“[Wine] is only tainted when you get that really negative, cold campfire, old ashtray aftertaste,” says Anita Oberholster, an enologist with the UC Davis Extension.
She says no serious winemaker would ever consider releasing a wine with these flaws. But lately, the enologist fields a lot of calls from vintners who want her to taste their wines and weigh in on whether she detects even the slightest trace of taint from smoke exposure.
Roughly 90 percent of the Napa and Sonoma wine grape harvest was already complete by the time the Northern California firestorm raged through the region in the fall of 2017. Most vineyards and wineries in those two counties escaped unscathed.
Retail sales of California wine were valued at $35 billion last year, according to industry figures. The potential for future wildfires to devastate wine country is a top concern among people in the business, which is why California’s industry is funding Oberholster’s research at UC Davis.
Wine grape growers and winemakers want to be able to detect smoke taint in wine grapes and they also want to know what, if anything, can be done about it. To find out more, Oberholster is making and testing wine from smoke-exposed grapes. Her cellar is a high-ceilinged room full of gleaming steel tanks at the Robert Mondavi Institute for Wine And Food Sciences at UC Davis.
Her first batch of wines come from cabernet sauvignon smoke-exposed grapes from the UC Davis Oakville viticulture research station in Napa. Amid the devastation caused by wildfires, Oberholster and her colleagues saw a scientific opportunity. As soon as the evacuation orders lifted, she and her graduate students moved in to harvest the grapes.
Vintners and wine grape growers want science-based standards to guide their decisions about when to harvest smoke-exposed grapes and when to discard them, she says.
But knowing the location of the vineyard and the fires doesn’t allow you to predict which grapes are going to develop this taint, Oberholster points out. “Various factors come into play, such as how fresh the smoke was, how long it hung around and the grape’s ripening stage,” she says.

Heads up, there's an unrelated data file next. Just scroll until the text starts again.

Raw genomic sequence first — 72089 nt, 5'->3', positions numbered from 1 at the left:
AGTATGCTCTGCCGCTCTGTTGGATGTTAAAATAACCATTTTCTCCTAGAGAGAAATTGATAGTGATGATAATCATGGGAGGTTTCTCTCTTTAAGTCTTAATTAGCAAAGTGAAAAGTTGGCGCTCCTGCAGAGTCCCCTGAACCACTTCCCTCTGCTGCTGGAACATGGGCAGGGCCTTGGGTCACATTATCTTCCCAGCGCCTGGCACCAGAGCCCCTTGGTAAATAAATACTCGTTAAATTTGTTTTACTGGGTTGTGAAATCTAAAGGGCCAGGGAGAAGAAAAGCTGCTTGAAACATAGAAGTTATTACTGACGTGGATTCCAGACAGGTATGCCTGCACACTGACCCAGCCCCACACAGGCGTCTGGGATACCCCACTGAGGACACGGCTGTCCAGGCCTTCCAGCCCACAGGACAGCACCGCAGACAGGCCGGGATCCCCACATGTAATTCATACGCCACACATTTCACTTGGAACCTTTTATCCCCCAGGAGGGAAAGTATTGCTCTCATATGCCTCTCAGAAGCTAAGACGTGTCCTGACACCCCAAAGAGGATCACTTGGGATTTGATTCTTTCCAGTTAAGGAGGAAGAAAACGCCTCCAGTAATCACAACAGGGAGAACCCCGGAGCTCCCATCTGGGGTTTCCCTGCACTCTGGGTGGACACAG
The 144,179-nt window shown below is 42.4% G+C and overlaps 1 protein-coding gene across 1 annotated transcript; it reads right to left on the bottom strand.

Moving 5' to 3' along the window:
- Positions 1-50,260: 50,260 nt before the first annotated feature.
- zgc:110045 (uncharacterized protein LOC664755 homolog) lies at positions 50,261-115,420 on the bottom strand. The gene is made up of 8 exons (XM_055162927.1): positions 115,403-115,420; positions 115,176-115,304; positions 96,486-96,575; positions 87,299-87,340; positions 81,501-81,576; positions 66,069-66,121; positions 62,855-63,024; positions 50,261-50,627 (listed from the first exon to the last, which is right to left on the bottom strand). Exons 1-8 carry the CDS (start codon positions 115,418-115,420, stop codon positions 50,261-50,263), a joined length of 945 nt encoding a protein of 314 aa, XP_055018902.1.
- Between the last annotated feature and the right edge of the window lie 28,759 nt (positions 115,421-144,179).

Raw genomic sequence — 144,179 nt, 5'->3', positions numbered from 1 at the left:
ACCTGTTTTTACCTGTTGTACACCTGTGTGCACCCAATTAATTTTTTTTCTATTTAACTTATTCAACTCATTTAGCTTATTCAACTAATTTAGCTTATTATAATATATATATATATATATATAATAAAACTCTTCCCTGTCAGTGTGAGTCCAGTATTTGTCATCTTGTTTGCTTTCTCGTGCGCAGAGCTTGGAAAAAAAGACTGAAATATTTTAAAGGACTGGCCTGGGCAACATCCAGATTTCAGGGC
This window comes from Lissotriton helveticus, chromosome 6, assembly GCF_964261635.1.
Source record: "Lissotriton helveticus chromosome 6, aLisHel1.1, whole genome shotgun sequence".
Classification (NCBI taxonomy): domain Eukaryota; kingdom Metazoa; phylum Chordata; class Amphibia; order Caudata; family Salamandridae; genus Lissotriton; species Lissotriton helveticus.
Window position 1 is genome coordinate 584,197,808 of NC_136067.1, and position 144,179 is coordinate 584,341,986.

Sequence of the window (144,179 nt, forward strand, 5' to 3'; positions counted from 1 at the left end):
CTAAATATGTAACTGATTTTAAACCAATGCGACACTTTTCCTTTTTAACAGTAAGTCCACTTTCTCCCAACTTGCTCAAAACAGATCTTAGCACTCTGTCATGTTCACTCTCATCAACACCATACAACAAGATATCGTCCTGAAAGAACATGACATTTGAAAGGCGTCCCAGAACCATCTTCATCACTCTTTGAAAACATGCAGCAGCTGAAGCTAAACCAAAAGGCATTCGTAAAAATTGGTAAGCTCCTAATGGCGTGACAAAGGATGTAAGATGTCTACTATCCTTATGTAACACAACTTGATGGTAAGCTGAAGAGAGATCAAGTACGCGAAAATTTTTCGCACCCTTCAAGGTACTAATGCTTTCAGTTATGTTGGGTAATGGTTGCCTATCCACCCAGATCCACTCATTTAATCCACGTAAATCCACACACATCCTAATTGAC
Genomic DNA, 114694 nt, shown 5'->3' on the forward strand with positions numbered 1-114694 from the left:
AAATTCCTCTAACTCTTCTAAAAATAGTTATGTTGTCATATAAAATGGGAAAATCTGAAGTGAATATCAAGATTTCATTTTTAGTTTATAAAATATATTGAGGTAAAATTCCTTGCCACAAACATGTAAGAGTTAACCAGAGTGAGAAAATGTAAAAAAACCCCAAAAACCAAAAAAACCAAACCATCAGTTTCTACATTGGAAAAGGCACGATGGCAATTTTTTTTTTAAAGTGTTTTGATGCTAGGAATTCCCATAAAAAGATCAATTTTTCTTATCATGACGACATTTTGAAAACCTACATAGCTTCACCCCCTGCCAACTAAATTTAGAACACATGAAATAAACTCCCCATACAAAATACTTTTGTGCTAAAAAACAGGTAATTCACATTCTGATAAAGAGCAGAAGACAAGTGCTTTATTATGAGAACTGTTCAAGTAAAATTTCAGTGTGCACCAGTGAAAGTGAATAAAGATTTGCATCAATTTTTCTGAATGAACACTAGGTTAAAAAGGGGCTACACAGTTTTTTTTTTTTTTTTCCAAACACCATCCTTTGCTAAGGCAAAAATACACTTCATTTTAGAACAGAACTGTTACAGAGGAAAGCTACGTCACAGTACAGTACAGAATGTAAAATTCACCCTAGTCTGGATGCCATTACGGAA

Another complication: Wines change as they age in the bottle. So, winemakers are keen to determine if wines that taste fine when they’re bottled could be at risk for developing a distracting, ashy aftertaste as time goes on.
“I’ve made some wines that I expected to be very tainted and [then] it’s barely there,” she says.
Oberholster also cautions that current use of the term smoky is highly “subjective,” because there is no clear definition within California’s wine industry. “Smokiness on the aroma, you can get that from many, many things,” she says. “Barrel-aging a wine could give you that character. That doesn’t mean the grapes it was made from were ever smoke exposed.”
So far, Oberholster says her research has shown that most wines fall into a gray area.
At this early stage of research, she has identified techniques that could address the aspect of smoke taint that’s connected to aroma. “There are things that help, but it’s not a 100 percent fix,” she concedes. More research is needed when it comes to the wine compounds linked to aftertaste, she says.
Meanwhile, California’s wildfire seasons aren’t getting any less fierce.
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